Musical Monday: The Opposite Sex (1956)

It’s no secret that the Hollywood Comet loves musicals.
In 2010, I revealed I had seen 400 movie musicals over the course of eight years. Now that number is over 500. To celebrate and share this musical love, here is my weekly feature about musicals.

This week’s musical:
The Opposite Sex (1956) – Musical #175

Studio:
Metro-Goldwyn-Mayer

Director:
David Miller

Starring:
June Allyson, Joan Collins, Dolores Gray, Ann Sheridan, Ann Miller, Leslie Nielsen, Jeff Richards, Joan Blondell, Sam Levine, Agnes Moorehead, Charlotte Greenwood, Bill Goodwin, Alice Pearce, Carolyn Jones, Harry James, Alan Marshall, Jim Backus, Dick Shawn, Barrie Chase (uncredited), Dean Jones (uncredited)

Plot:
Kay Hilliard (Allyson) is married to Broadway producer Steve Hilliard (Nielsen). She learns from her gossip at the beauty parlor that Steve is cheating on her with one of the girls in his show, Crystal Allen (Collins). Kay’s catty friends Sylvia (Gray) and Edith (Blondell) revel in the gossip while Amanda (Sheridan) tries to help Kay and encourages her not to get a divorce. Kay, a former radio singer, divorces her husband and restarts her career.

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Musical Monday: Because You’re Mine (1952)

It’s no secret that the Hollywood Comet loves musicals.
In 2010, I revealed I had seen 400 movie musicals over the course of eight years. Now that number is over 600. To celebrate and share this musical love, here is my weekly feature about musicals.

This week’s musical:
Because You’re Mine (1952) – Musical No. 604

Studio: Metro-Goldwyn-Mayer

Director: Alexander Hall

Starring:
Mario Lanza, Doretta Morrow, James Whitmore, Bobby Van, Rita Corday (billed as Paula Corday), Dean Miller, Jeff Donnell, Spring Byington, Don Porter, Eduard Franz, Dabs Greer (uncredited)

Plot:
Renaldo Rossano (Lanza) is a famous opera singer who is drafted into the Army. His sergeant, Batterson (Whitmore) turns out to be a big fan of Rossano and gives him preferential treatment. Batterson also introduces Rossano to his sister Bridget (Morrow), hoping that Rossano can give her a break. Rossano helps out, hoping it will get him out of the Army and back on stage, but then he falls in love with Bridget.

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Musical Monday: Swing Fever (1943)

It’s no secret that the Hollywood Comet loves musicals.
In 2010, I revealed I had seen 400 movie musicals over the course of eight years. Now that number is over 600. To celebrate and share this musical love, here is my weekly feature about musicals.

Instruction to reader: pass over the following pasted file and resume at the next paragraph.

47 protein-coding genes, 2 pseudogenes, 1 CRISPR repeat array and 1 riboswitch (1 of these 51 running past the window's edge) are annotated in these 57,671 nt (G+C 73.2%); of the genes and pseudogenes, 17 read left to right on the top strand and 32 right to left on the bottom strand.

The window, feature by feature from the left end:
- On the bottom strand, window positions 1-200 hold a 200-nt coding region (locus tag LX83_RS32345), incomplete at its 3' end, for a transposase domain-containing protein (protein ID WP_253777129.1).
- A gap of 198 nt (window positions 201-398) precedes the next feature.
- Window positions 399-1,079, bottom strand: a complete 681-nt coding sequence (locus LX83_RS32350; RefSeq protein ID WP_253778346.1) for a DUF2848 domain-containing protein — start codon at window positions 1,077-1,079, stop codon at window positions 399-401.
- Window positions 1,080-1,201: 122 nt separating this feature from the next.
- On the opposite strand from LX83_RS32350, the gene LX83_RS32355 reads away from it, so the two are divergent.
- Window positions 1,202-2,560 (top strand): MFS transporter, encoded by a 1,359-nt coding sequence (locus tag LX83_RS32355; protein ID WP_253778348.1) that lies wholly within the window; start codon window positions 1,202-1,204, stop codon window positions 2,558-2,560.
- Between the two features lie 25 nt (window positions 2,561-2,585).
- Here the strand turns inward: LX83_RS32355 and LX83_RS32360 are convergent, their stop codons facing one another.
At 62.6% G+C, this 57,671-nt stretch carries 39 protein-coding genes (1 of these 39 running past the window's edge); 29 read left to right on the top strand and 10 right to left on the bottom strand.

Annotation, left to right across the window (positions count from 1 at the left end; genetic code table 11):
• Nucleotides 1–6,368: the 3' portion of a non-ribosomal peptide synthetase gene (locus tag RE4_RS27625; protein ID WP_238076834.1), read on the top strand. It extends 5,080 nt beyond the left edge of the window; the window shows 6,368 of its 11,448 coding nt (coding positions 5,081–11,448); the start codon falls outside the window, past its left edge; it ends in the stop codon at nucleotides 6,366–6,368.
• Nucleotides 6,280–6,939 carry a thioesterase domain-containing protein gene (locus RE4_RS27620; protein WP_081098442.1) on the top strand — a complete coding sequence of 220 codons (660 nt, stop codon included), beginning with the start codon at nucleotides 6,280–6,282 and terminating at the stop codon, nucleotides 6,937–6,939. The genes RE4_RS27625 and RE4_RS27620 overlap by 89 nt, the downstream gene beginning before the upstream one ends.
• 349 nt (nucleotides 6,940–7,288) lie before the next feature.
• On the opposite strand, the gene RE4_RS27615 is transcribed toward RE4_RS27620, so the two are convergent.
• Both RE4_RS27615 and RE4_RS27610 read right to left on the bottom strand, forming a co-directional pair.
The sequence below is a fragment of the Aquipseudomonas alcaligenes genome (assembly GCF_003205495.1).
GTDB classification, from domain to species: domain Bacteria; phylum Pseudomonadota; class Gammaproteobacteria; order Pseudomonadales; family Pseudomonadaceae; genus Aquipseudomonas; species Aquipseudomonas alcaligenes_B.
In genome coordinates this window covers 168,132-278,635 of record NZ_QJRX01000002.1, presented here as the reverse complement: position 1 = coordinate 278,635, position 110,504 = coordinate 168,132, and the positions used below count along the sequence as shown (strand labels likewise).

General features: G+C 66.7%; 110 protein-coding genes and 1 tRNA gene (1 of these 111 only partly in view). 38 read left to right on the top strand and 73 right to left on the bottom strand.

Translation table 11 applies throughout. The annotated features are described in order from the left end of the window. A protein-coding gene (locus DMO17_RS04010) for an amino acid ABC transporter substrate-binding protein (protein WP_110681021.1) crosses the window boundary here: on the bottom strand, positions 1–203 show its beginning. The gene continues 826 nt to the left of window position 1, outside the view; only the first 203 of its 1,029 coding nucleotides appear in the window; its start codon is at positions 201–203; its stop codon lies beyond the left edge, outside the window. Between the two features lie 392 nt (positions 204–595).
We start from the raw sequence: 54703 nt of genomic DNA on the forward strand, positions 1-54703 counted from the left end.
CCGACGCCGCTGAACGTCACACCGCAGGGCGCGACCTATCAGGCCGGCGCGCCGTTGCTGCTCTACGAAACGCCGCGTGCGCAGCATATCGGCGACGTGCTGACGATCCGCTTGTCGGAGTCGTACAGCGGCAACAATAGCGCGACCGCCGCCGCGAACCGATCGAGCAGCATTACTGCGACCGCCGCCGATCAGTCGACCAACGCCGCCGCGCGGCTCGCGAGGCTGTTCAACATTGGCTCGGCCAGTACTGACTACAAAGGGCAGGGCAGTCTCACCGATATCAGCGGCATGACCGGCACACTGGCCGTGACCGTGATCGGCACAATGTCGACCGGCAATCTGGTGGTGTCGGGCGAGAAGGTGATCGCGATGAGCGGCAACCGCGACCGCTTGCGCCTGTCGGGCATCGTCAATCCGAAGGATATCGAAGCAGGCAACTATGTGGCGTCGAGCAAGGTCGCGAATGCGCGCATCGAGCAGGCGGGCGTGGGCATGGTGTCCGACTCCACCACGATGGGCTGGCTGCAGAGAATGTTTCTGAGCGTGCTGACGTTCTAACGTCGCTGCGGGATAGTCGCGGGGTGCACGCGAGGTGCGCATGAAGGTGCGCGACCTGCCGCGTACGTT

This week’s musical:
Swing Fever (1943) – Musical No. 391

Studio: Metro-Goldwyn-Mayer

Director: Tim Whelan

Starring: Kay Kyser, Marilyn Maxwell, William Gargan, Nat Pendleton, Curt Bois, Andrew Tombes, Maxie Rosenbloom, Morris Ankrum, Pamela Blake, Ava Gardner (uncredited), Karin Booth (uncredited)
Themselves: Lena Horne, Harry Babbitt, Sully Mason, Ish Kabibble, Trudy Erwin, Tommy Dorsey, Harry James

Plot:
Lowell Blackford (Kyser) wants to publish music for a symphonietta, but his desire to publish serious music is overshadowed by his hypnotic”evil eye” he can put on people to make them do what he wants. Fight promoter ‘Waltzy’ Malone (Gargan) wants to use Lowell’s skill to help his boxer win the championship. Malone uses attractive singer Ginger Gray (Maxwell) to help get Ginger to help convince Lowell to help them out.

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Musical Monday: On with the Show! (1929)

It’s no secret that the Hollywood Comet loves musicals.
In 2010, I revealed I had seen 400 movie musicals over the course of eight years. Now that number is over 600. To celebrate and share this musical love, here is my weekly feature about musicals.

This week’s musical:
On With The Show! (1929) – Musical No. 605

Studio: Warner Bros.

Director: Alan Crosland

Starring:
Arthur Lake, Betty Compson, Joe E. Brown, Sally O’Neil, William Bakewell, Louise Fazenda, Sam Hardy, Ethel Waters, John W. Bubbles, Henry Fink, Otto Hoffman, Purnell Pratt, Josephine Huston, The Fairbanks Twins (Marion Fairbanks, Madeline Fairbanks)